Why have we seen so few convictions for those responsible for our economic collapse? What actually happens when a corporation is charged with wrongdoing? Should its employees be held criminally accountable? In Too Big to Jail: How Prosecutors Compromise with Corporations, law professor Brandon L. Garrett takes us into a complex world of backroom deals for an unprecedented look at what happens when criminal charges are brought against a major company in the United States. In the interview below, Garrett introduces us to his study, which we’ll publish later this year.
When a company faces criminal charges, a completely different side of the criminal justice system is revealed. Normally, federal prosecutors play the role of Goliath, wielding incredible power and discretion. The world of corporate crime is completely different. Prosecutors play the role of David when they are up against the largest and most powerful corporations in the world. In recent years, prosecutors have taken on the likes of AIG, Bristol-Myers Squibb, BP, GlaxoSmithKline, Google, Halliburton, HealthSouth, HSBC, JPMorgan, KPMG, Merrill Lynch, Monsanto, and Pfizer, and such companies can mobilize astonishing resources in their defense.
Corporate prosecutions have been transformed over the past decade, but when you look beyond the Fortune 500 companies and the seeming blockbuster fines, a story of deep compromise emerges. I found that prosecutors typically negotiate deals with lenient fines, vaguely defined reforms that appear largely “cosmetic,” no review by a judge, and allowing many of the most serious corporate criminals to avoid a criminal conviction entirely. As a result, I raise “too big to jail” concerns extending far beyond the Wall Street banks.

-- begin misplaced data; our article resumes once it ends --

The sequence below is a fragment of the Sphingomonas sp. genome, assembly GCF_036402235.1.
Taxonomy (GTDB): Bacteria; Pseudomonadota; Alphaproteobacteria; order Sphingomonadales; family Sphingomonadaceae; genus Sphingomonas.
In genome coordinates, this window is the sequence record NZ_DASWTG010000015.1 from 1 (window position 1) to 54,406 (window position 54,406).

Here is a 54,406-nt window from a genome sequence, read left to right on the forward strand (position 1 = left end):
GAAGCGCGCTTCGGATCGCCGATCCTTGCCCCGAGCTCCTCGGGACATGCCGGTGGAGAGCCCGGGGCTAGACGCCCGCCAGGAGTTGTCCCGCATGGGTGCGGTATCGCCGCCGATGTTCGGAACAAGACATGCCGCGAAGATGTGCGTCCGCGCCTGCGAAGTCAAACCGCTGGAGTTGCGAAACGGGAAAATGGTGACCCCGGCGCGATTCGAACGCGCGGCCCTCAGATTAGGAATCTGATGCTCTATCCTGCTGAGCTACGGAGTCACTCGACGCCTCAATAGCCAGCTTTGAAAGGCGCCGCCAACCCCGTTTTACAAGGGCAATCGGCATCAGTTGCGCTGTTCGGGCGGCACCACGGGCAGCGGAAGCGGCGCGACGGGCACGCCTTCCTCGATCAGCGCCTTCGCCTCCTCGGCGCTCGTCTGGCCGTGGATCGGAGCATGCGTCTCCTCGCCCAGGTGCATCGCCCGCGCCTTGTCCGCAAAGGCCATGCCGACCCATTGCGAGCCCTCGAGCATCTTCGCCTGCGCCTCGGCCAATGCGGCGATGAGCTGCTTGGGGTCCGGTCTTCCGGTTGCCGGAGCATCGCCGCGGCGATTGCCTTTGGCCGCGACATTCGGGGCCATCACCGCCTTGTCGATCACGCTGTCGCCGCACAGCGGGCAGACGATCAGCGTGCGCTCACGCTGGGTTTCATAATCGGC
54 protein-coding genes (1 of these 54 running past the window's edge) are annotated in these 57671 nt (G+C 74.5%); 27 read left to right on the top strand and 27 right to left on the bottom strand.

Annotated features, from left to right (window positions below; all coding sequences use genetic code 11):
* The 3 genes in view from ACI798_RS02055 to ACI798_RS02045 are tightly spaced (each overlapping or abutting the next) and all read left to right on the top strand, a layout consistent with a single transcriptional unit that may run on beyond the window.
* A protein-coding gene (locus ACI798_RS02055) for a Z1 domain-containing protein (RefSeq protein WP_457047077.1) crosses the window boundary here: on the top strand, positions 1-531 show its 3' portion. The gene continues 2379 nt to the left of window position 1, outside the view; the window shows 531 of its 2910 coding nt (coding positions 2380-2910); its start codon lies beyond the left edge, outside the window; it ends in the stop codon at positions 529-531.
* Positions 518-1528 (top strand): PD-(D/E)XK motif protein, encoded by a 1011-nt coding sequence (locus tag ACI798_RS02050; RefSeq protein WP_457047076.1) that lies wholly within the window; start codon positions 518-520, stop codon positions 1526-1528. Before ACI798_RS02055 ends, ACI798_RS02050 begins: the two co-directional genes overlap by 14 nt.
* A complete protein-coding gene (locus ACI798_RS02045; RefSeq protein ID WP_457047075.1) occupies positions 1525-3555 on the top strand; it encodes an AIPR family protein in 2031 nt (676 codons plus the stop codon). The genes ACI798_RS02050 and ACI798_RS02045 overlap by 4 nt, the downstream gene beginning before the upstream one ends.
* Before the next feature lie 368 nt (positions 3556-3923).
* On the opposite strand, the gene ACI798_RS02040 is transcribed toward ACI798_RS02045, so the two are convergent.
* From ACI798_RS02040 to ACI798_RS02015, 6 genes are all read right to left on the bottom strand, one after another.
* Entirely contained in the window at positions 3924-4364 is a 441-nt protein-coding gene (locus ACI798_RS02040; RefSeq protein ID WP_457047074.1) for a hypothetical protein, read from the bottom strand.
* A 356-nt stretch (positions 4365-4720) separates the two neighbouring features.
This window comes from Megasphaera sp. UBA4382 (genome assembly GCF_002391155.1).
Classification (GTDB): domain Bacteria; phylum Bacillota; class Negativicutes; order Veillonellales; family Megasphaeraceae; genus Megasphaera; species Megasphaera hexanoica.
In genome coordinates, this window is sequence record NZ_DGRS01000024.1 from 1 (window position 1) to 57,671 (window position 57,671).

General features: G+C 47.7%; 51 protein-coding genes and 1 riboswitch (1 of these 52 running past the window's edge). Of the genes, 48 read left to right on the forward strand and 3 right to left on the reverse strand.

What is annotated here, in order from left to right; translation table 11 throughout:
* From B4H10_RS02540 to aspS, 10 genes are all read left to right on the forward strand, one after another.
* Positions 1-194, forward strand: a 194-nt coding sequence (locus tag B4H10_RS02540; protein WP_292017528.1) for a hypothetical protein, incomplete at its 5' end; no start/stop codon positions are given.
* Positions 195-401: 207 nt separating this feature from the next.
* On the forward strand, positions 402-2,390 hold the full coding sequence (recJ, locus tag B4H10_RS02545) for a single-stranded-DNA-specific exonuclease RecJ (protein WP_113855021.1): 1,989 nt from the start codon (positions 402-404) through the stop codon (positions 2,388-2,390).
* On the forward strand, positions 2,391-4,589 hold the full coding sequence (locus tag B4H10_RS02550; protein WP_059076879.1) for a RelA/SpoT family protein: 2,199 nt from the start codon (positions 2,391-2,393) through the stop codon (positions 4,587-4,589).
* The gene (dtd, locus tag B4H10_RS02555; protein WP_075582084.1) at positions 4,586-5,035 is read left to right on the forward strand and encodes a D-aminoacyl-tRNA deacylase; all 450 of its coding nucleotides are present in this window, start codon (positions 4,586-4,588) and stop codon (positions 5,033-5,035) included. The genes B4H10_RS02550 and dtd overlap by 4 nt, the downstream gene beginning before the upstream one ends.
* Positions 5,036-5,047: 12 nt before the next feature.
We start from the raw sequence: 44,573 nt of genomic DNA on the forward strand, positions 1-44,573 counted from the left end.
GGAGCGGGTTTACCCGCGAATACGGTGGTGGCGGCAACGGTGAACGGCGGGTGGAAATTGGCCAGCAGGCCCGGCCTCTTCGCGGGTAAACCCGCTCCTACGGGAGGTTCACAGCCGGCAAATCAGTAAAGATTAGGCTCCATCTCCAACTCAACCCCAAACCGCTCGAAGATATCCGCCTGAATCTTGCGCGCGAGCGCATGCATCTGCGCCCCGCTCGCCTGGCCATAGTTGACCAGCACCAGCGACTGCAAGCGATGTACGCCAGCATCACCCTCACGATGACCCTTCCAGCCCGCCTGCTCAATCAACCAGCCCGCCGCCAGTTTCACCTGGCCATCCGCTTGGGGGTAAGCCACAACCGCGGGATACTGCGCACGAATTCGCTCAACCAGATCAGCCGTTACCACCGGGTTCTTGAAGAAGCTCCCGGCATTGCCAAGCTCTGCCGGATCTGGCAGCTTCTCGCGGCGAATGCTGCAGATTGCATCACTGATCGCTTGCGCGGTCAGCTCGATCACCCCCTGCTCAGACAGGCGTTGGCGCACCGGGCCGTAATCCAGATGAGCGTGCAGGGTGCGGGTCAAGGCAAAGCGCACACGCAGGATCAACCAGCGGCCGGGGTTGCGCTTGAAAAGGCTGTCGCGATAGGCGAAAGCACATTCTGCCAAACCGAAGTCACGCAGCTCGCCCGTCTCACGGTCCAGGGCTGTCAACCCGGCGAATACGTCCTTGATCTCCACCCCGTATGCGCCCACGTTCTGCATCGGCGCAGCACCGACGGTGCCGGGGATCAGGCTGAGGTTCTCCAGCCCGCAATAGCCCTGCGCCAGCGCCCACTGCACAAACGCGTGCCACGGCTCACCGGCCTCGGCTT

Q: Your work here will likely be welcomed by the many people outraged over the general failure to bring criminal prosecutions in the wake of the financial collapse—Senator Elizabeth Warren comes to mind. And yet you actually began the project in 2006, before the crisis. Do you see the financial collapse as any sort of turning point in the prosecution of corporations, or is it just the backdrop that’s helped bring attention to these pre-existing patterns of compromise?
The expression “too big to jail” has been used by Senator Warren and others to refer to failures to prosecute Wall Street bankers after the last financial crisis. To see why corporations themselves may escape prosecution, however, it is important to understand how a company is prosecuted, and the practical challenges such cases face. Federal prosecutors cemented their current approach to corporate prosecutions following the Arthur Andersen trial, which took place in 2002, and which I describe in the book—the jury convicted Andersen, resulting in the collapse of the company, but the conviction was then reversed on appeal. Fearful of the backlash should more high-profile cases end in disaster, prosecutors decided to allow more companies to avoid a conviction by entering deferred and non-prosecution agreements. Those deals took off in 2003, and they first caught my attention in 2006, when just a few dozen had been entered. The new approach was firmly in place when the financial crisis hit in 2007, and perhaps as a result, some companies may have felt they could settle prosecutions as a cost of doing business.
However, my work should be equally welcomed by those who think some corporations targeted do not deserve prosecution, and that prosecutors should be clearer about what corporate crimes deserve punishment. My main goal in exploring corporate prosecutions is to encourage more public attention to the troubling problem of how to hold corporations accountable for crimes.